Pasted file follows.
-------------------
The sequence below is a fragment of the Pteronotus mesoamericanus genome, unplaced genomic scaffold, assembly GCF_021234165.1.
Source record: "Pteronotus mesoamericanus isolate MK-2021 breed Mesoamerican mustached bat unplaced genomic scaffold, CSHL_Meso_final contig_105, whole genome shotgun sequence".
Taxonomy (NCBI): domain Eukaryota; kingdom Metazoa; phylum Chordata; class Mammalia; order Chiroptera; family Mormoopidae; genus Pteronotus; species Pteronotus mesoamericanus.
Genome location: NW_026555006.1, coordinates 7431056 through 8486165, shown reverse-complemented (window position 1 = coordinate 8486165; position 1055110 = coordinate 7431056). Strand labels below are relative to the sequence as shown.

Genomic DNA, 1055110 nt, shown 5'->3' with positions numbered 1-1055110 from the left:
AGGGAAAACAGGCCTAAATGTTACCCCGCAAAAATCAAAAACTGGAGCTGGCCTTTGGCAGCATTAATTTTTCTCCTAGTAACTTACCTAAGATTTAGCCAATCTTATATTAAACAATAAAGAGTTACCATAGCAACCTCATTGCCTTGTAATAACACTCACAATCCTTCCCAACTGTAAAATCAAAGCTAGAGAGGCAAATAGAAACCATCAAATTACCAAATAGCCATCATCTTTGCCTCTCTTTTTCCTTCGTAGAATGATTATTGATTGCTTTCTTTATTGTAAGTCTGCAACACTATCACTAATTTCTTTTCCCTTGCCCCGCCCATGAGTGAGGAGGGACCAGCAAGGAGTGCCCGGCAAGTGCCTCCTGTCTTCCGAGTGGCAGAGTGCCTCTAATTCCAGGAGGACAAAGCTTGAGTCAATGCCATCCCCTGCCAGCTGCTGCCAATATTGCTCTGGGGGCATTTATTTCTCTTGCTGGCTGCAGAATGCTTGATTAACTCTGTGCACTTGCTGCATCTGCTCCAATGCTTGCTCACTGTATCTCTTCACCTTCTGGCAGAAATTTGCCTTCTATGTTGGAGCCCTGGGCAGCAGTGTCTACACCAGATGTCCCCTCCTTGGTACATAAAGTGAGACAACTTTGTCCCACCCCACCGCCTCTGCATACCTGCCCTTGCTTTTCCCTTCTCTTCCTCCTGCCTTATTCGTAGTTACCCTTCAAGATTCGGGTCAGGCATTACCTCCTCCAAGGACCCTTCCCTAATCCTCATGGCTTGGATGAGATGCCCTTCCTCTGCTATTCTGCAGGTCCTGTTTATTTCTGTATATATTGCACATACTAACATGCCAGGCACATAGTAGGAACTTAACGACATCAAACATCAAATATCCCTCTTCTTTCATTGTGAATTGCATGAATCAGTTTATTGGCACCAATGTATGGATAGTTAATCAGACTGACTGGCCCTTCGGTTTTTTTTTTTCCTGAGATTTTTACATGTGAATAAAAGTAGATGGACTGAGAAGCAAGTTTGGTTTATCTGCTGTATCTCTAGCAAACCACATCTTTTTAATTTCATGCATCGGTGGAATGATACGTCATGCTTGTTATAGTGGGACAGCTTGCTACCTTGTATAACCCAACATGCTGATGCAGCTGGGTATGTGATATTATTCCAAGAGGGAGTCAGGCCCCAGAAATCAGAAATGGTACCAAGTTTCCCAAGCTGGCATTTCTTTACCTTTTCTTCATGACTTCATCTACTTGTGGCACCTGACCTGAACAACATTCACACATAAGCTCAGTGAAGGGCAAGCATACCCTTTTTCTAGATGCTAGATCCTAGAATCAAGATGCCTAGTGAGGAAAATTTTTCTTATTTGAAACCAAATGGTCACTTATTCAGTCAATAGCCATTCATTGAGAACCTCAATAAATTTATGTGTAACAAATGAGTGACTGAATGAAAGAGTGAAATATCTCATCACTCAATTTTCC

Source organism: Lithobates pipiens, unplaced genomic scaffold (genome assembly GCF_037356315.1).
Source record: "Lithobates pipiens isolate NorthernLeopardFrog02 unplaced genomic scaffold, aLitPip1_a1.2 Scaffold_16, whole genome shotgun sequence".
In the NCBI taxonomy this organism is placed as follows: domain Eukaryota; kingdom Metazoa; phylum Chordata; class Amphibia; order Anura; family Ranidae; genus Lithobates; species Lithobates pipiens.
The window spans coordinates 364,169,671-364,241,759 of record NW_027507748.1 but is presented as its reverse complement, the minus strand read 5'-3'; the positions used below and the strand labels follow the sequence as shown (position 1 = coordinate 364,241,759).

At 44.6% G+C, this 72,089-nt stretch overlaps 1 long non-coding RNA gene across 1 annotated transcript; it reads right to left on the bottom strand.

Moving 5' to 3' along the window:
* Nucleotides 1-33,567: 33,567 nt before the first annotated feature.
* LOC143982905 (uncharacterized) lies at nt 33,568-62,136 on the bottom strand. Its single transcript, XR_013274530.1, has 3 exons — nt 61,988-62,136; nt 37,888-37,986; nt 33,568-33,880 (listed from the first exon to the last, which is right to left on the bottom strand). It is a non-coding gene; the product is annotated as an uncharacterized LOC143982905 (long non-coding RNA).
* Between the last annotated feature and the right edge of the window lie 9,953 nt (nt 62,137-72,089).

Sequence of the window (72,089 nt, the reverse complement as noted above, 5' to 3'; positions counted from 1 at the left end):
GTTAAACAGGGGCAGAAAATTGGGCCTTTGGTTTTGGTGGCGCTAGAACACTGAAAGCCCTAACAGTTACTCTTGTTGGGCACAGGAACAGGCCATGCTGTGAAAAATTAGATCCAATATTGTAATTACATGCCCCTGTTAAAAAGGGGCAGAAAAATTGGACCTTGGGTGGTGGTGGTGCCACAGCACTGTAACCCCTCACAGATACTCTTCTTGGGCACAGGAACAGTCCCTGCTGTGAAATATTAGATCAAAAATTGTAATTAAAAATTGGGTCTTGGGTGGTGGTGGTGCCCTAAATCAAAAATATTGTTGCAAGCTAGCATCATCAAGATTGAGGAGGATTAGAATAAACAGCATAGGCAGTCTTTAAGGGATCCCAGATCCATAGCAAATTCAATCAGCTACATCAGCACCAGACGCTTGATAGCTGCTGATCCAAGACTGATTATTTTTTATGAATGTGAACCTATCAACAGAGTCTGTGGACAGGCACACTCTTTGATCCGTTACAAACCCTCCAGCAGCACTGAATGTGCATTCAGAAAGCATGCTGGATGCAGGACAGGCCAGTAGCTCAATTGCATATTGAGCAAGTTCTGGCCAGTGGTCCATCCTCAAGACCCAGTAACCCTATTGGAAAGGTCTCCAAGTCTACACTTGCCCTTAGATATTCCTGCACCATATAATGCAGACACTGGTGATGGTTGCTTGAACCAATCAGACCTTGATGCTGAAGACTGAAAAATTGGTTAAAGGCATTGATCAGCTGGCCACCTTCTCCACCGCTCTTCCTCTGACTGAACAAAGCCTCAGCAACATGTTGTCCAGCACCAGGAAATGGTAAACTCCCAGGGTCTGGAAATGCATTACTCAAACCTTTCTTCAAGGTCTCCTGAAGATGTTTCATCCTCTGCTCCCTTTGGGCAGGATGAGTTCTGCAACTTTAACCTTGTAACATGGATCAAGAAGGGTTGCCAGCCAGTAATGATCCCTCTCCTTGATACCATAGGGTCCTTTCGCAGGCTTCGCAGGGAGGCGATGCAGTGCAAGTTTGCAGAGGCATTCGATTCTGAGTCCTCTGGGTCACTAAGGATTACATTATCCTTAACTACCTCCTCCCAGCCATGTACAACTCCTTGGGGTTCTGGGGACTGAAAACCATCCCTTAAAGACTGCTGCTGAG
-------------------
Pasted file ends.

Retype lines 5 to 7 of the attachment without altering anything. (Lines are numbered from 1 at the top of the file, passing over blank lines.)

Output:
Genomic DNA, 1055110 nt, shown 5'->3' with positions numbered 1-1055110 from the left:
AGGGAAAACAGGCCTAAATGTTACCCCGCAAAAATCAAAAACTGGAGCTGGCCTTTGGCAGCATTAATTTTTCTCCTAGTAACTTACCTAAGATTTAGCCAATCTTATATTAAACAATAAAGAGTTACCATAGCAACCTCATTGCCTTGTAATAACACTCACAATCCTTCCCAACTGTAAAATCAAAGCTAGAGAGGCAAATAGAAACCATCAAATTACCAAATAGCCATCATCTTTGCCTCTCTTTTTCCTTCGTAGAATGATTATTGATTGCTTTCTTTATTGTAAGTCTGCAACACTATCACTAATTTCTTTTCCCTTGCCCCGCCCATGAGTGAGGAGGGACCAGCAAGGAGTGCCCGGCAAGTGCCTCCTGTCTTCCGAGTGGCAGAGTGCCTCTAATTCCAGGAGGACAAAGCTTGAGTCAATGCCATCCCCTGCCAGCTGCTGCCAATATTGCTCTGGGGGCATTTATTTCTCTTGCTGGCTGCAGAATGCTTGATTAACTCTGTGCACTTGCTGCATCTGCTCCAATGCTTGCTCACTGTATCTCTTCACCTTCTGGCAGAAATTTGCCTTCTATGTTGGAGCCCTGGGCAGCAGTGTCTACACCAGATGTCCCCTCCTTGGTACATAAAGTGAGACAACTTTGTCCCACCCCACCGCCTCTGCATACCTGCCCTTGCTTTTCCCTTCTCTTCCTCCTGCCTTATTCGTAGTTACCCTTCAAGATTCGGGTCAGGCATTACCTCCTCCAAGGACCCTTCCCTAATCCTCATGGCTTGGATGAGATGCCCTTCCTCTGCTATTCTGCAGGTCCTGTTTATTTCTGTATATATTGCACATACTAACATGCCAGGCACATAGTAGGAACTTAACGACATCAAACATCAAATATCCCTCTTCTTTCATTGTGAATTGCATGAATCAGTTTATTGGCACCAATGTATGGATAGTTAATCAGACTGACTGGCCCTTCGGTTTTTTTTTTTCCTGAGATTTTTACATGTGAATAAAAGTAGATGGACTGAGAAGCAAGTTTGGTTTATCTGCTGTATCTCTAGCAAACCACATCTTTTTAATTTCATGCATCGGTGGAATGATACGTCATGCTTGTTATAGTGGGACAGCTTGCTACCTTGTATAACCCAACATGCTGATGCAGCTGGGTATGTGATATTATTCCAAGAGGGAGTCAGGCCCCAGAAATCAGAAATGGTACCAAGTTTCCCAAGCTGGCATTTCTTTACCTTTTCTTCATGACTTCATCTACTTGTGGCACCTGACCTGAACAACATTCACACATAAGCTCAGTGAAGGGCAAGCATACCCTTTTTCTAGATGCTAGATCCTAGAATCAAGATGCCTAGTGAGGAAAATTTTTCTTATTTGAAACCAAATGGTCACTTATTCAGTCAATAGCCATTCATTGAGAACCTCAATAAATTTATGTGTAACAAATGAGTGACTGAATGAAAGAGTGAAATATCTCATCACTCAATTTTCC

Source organism: Lithobates pipiens, unplaced genomic scaffold (genome assembly GCF_037356315.1).